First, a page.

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What are you currently working on?

This is the final year of the NSF-funded research project (Identifying an Effective and Scalable Model of Lesson Study) investigating how lesson study was implemented in the state of Florida. Florida is the first state to adopt lesson study as a state-wide professional development, and that afforded an interesting research context for us.  My team and I have worked so far to collect various data, and this year we are producing numerous papers.  After the federal Race to The Top (RTTT) funding ended, we are now finding out how some districts stopped using lesson study (expected), while other districts are expanding lesson study (surprise).  For these districts that are continuing with the effort, administrators have been developing new forms of ownership to support teachers creatively, and teachers are continuing to make differences in their classrooms.  I also use lesson study with preservice teachers, and in my work with the UF Unified Elementary ProTeach (UEP) program, I will be expanding that work by coordinating lesson study projects, from undergraduate, to internship, and to early teaching career stages.  Since area schools are familiar with lesson study (due to the RTTT funding), I will be investigating teacher learning and development trajectories through different teacher career levels using lesson study.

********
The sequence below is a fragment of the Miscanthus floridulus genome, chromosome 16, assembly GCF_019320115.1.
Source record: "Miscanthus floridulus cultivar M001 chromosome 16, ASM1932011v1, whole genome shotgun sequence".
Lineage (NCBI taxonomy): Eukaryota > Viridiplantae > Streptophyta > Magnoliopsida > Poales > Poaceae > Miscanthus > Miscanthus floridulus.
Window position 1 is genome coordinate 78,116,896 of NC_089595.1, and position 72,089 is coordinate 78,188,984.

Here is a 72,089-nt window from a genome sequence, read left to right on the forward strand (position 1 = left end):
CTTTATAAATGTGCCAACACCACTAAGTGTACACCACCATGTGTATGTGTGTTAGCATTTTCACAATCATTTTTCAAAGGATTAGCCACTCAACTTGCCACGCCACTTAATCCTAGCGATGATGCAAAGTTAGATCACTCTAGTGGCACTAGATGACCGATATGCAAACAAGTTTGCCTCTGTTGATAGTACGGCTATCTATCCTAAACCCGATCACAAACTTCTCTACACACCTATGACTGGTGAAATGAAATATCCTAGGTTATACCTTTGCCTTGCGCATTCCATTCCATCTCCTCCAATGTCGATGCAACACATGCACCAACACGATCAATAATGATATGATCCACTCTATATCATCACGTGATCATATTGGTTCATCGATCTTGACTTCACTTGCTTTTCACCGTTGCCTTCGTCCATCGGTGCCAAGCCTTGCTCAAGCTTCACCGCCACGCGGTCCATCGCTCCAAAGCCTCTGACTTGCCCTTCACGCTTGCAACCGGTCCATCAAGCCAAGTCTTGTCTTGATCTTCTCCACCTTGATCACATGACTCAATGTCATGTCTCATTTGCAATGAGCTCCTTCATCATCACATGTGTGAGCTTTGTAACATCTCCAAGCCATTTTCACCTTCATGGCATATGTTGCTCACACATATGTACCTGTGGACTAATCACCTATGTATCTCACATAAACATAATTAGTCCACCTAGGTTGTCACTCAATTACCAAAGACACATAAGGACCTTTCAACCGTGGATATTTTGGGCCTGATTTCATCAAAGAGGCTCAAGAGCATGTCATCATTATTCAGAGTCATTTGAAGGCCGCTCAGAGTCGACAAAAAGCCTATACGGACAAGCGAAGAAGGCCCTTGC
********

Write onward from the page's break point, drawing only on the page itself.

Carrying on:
UF Office of Research Request Regarding New Research Faculty Hires

In light of recent and ongoing hiring initiatives, the UF Office of Research is asking departments to complete the Compliance Form for an Investigator Transferring to UF located on the Office of Research Forms and Templates webpage each time a new faculty hire is made. This information will facilitate the process of getting new faculty on track with the applicable university, federal, and state requirements so they can get their research up and running as quickly as possible.